the other people around her because she’s ‘scary,’ but because
she’s so accomplished and she’s achieved such a high level at
work. I wanted to make sure the audience understood why she had so
much power in her world; and then understand that there was a cost
for her… Miranda’s held to a different standard than male
executives might be held to, and she lives under a microscope.”
-- Screenwriter Aline Brosh
Photos courtesy of TM & Twentieth Century Fox Pictures. All rights
When “The Devil Wears Prada” arrived in bookstores in the spring of
2003, the cheeky little novel became an immediate chick-lit classic.
Everyone in the biz knew that author Lauren Weisberger had once worked
for Vogue editor
Anna Wintour, so the book was read as a roman-a-clef, even though
Weisberger herself was always careful to explain that “Miranda” had
many different sources. The novel’s protagonist is definitely “Andy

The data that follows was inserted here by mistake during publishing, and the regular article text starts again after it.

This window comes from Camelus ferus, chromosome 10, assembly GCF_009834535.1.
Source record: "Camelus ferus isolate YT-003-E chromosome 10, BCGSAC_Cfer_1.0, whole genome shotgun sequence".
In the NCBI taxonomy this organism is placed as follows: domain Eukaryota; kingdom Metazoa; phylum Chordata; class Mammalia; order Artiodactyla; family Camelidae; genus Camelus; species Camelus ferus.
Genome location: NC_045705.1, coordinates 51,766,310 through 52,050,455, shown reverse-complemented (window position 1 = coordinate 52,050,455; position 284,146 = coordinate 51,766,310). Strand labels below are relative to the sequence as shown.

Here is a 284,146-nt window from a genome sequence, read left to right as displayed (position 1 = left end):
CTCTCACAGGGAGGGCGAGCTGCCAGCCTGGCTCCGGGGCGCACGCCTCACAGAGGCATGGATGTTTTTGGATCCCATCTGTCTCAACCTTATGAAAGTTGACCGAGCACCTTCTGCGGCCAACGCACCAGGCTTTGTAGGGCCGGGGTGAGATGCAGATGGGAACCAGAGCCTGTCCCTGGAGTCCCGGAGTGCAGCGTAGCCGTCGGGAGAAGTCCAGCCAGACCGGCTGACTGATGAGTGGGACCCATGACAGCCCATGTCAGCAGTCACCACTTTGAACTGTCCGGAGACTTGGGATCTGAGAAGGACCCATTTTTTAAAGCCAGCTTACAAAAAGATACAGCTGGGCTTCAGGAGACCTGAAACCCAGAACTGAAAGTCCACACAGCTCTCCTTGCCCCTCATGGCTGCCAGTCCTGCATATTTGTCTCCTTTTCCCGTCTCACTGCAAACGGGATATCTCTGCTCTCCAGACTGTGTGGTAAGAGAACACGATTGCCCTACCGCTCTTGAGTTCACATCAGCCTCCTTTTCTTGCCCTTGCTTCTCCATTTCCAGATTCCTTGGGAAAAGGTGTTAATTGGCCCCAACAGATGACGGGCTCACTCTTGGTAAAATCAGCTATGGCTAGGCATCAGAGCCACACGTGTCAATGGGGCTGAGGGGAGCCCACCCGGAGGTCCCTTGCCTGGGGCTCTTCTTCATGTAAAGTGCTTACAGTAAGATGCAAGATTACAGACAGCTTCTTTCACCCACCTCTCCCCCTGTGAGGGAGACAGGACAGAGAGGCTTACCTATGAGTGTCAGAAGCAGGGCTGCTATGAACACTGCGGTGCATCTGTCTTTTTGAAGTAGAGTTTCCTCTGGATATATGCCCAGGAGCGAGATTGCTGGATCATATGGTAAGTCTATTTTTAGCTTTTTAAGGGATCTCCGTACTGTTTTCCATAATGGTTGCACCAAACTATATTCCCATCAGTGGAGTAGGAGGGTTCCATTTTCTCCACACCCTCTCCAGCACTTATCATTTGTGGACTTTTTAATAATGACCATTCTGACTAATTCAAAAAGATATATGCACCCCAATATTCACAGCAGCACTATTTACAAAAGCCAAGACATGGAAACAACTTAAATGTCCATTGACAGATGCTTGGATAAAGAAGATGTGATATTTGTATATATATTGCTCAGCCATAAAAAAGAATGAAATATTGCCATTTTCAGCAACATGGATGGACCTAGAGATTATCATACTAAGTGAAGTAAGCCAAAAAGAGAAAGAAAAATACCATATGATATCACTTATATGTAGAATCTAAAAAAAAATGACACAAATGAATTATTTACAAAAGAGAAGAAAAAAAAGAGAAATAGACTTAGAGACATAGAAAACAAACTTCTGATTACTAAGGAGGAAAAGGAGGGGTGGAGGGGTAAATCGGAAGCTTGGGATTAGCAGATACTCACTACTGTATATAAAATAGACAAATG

Sachs” (a character loosely based on Weisberger although she’s given
herself a decidedly more upscale background).
Andy’s life is filled with problems: she has problems with Jill (her
sister), problems with Nate (her boyfriend), problems with Lily (her
roommate/best friend), and oh yes, she also has problems with Miranda
Priestly (her terrifying boss).
Miranda takes Andy to Paris for Fashion Week only after Emily
(Miranda’s “first assistant”) is ordered into bed by her physician,
and Andy abandons Miranda in Paris because Lily’s in the hospital. By
novel’s end, Andy is exploring her options as a freelance writer,
selling-off her Runway magazine chum to consignment shops whenever she
needs some extra pocket cash.
In the screen version of Prada, by contrast, Miranda Priestly is the